In Goran Hadzic’s opinion, his war-time statements didn’t ‘incite violence and reprisals’. He nevertheless still claims he would call for the Croats with ‘blood on their hands’ to be put on trial. He would in fact question their very right to be called humans at all. Did Hadzic wear uniform for reasons of hygiene or for military reasons?

Goran Hadzic gives interwiev in Sid, 20th of November 1991Goran Hadzic gives interwiev in Sid, 20th of November 1991

In the examination-in-chief and in his previous testimony at the trial of the former Vukovar mayor Slavko Dokmanovic, Goran Hadzic claimed that during the conflict he wore a uniform because there ‘was no electricity or water’. He ‘had to wear something to blend into the environment and the atmosphere’, Hadzic explained on those two occasions.

The prosecution alleges that Hadzic, who was the prime minister of the SAO Eastern Slavonia, wore a uniform to ‘send a message that it was his government’s policy to support the efforts to expand the territory of the Serb region’. According to the prosecution, Hadzic’s interview in Sid on 20 November 1991 after a government session corroborated this claim. The fate of about 200 men taken from the Vukovar Hospital and executed at Ovcara was sealed at the meeting, the prosecution alleges. In the interview, Hadzic says he will ‘take off the uniform’ if the ‘Serb people think that the borders of the Serb state as they stand now are sufficient’. Hadzic offered his opinion on the matter: according to him, ‘the Serb borders were much wider that they are now’, and therefore he had to keep on wearing a uniform. Now Hadzic explained that he didn’t link the fighting for land with a uniform. Hadzic blamed the journalist and his questions for that statement. According to Hadzic, he wore a uniform for practical reasons because he couldn’t ‘iron shirts and change suits’.

Prosecutor Douglas Stringer then presented another excerpt from same footage where Hadzic says that ‘the Government has met’ and that he ‘reached an agreement with the military authorities…’ that ‘the Ustashas who have blood on their hands shouldn’t be allowed to leave the area’. As for ‘the men who have been taken to Serbia, if they could be called human beings at all, they should be brought back in order to stand trial in the SAO Eastern Slavonia’, Hadzic says in the recording. Later Hadzic tried to distance himself from ‘the inflammatory statements’, whose goal, according to the prosecution, was to ‘incite violence and reprisals’. Those statements led to the killings at Ovcara, the prosecution alleges.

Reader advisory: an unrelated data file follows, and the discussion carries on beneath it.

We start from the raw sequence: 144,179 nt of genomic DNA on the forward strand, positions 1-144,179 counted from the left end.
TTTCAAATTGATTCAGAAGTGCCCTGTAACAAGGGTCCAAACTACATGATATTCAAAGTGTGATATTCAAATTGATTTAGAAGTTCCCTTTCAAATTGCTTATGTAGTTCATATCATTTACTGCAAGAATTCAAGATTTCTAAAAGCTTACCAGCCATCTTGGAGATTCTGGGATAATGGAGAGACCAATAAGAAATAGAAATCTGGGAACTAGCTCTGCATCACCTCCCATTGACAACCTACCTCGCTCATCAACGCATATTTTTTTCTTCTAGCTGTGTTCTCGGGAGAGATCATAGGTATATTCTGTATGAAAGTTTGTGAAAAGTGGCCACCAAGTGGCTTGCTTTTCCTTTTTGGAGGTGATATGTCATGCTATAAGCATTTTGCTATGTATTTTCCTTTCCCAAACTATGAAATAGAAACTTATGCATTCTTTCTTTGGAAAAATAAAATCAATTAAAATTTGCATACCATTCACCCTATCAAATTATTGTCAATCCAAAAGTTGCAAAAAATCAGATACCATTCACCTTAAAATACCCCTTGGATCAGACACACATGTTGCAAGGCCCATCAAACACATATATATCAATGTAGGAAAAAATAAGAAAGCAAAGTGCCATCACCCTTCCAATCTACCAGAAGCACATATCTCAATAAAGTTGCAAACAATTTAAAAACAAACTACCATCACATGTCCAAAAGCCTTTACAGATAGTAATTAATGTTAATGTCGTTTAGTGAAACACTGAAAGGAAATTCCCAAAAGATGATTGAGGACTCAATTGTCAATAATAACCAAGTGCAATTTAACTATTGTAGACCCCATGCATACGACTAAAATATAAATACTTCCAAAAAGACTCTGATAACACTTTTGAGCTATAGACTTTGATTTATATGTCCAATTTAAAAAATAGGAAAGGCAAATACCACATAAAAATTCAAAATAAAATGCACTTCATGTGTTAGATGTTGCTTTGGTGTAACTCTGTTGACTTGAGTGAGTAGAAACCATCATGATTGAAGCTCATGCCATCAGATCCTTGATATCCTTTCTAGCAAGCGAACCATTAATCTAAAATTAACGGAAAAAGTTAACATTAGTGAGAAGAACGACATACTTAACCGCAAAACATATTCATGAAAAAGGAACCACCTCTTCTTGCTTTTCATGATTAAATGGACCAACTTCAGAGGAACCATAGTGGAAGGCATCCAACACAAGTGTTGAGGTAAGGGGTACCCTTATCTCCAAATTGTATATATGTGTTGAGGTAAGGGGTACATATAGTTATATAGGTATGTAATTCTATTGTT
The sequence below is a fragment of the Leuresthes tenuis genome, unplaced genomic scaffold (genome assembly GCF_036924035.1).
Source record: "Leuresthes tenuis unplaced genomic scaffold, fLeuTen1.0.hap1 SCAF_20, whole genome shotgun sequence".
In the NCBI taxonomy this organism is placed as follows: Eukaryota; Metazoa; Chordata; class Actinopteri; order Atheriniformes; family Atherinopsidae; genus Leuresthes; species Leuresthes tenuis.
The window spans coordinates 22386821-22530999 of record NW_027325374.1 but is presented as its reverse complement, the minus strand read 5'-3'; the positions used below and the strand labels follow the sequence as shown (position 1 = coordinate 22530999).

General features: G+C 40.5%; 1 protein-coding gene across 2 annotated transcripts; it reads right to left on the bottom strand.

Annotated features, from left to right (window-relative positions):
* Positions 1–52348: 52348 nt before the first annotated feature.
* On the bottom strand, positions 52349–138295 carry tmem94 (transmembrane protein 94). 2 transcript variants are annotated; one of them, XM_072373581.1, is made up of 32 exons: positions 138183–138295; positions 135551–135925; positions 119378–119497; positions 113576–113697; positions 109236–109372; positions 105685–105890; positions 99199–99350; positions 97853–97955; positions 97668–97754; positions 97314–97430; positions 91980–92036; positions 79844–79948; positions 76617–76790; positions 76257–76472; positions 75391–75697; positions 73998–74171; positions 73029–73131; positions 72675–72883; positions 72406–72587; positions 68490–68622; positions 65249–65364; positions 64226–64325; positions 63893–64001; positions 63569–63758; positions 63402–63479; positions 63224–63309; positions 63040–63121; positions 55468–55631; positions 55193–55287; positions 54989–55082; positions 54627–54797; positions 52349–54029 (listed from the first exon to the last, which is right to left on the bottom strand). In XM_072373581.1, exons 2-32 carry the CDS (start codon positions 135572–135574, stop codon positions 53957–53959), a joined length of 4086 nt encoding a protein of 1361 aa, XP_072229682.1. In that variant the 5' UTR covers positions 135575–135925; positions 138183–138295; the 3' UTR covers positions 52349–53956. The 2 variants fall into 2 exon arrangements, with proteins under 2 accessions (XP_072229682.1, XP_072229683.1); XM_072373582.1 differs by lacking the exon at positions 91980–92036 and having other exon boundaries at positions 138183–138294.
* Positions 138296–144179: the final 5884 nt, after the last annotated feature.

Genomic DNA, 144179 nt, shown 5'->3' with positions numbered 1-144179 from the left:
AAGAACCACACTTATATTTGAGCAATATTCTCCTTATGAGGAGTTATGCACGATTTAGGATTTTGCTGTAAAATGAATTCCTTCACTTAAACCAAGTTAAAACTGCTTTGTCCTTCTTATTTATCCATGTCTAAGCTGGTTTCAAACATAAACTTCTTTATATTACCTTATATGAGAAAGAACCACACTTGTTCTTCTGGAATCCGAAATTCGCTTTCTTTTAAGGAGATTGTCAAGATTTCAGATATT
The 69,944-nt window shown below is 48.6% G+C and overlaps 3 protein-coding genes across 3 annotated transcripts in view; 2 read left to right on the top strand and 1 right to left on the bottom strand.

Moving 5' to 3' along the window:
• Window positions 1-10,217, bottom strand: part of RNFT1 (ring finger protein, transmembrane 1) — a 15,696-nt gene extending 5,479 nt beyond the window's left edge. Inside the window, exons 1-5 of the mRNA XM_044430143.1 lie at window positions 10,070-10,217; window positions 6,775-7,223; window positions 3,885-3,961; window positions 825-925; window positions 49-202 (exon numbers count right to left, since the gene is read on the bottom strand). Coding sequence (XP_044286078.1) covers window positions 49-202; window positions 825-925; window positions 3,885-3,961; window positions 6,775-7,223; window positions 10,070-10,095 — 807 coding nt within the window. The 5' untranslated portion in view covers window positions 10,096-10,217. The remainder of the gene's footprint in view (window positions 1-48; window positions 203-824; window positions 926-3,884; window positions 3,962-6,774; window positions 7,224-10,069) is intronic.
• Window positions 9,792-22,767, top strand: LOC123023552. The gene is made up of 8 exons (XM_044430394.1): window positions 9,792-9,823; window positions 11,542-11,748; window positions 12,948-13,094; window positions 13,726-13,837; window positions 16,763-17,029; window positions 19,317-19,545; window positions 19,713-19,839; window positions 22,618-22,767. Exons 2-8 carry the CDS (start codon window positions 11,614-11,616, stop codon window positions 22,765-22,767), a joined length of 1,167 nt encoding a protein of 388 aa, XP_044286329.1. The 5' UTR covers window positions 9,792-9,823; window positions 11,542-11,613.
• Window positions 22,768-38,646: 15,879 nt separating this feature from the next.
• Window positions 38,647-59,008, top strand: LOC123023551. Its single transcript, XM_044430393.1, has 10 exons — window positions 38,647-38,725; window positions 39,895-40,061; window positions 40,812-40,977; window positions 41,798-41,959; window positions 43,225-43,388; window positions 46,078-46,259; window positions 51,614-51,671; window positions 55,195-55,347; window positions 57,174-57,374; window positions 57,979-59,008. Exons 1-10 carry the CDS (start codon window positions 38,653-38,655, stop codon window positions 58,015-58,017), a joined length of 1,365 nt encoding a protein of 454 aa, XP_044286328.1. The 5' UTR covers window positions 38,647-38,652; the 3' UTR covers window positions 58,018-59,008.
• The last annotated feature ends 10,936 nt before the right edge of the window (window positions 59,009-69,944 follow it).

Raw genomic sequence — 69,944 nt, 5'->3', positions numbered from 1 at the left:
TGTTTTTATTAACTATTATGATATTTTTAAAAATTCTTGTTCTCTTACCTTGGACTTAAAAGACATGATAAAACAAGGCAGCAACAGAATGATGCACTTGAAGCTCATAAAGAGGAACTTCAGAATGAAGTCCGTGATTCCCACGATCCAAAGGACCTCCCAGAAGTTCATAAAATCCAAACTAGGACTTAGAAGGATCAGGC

In the examination-in-chief, Hadzic argued that most of that interview wasn’t true. Today, he told the judges he would say the same thing today if he had ‘the same information about children being slaughtered and people wearing necklaces made of fingers’ that had been circulating at the time. Hadzic also claimed that he heard the ‘whole truth about the events on Ovcara only at the trial’. ‘When I gave that statement I didn’t have a clue and couldn’t in my wildest dream imagine what had happened at Ovcara’, Hadzic explained. Hadzic confirmed that he had heard ‘rumors’ about the Ovcara crimes when he visited Sremska Mitrovica in mid-December 1991. Since those stories were not ‘official’, Hadzic didn’t pay any attention to them.

Although the prosecutor had initially indicated he would most probably complete the cross-examination of Goran Hadzic today, he ended up disappointing the Trial Chamber in that regard. He had to ask leave to continue the marathon cross-examination of the first defense witness next week. The prosecutor will ask Hadzic questions about his responsibilities and powers during his term of office as the president of the Republic of Serb Krajina.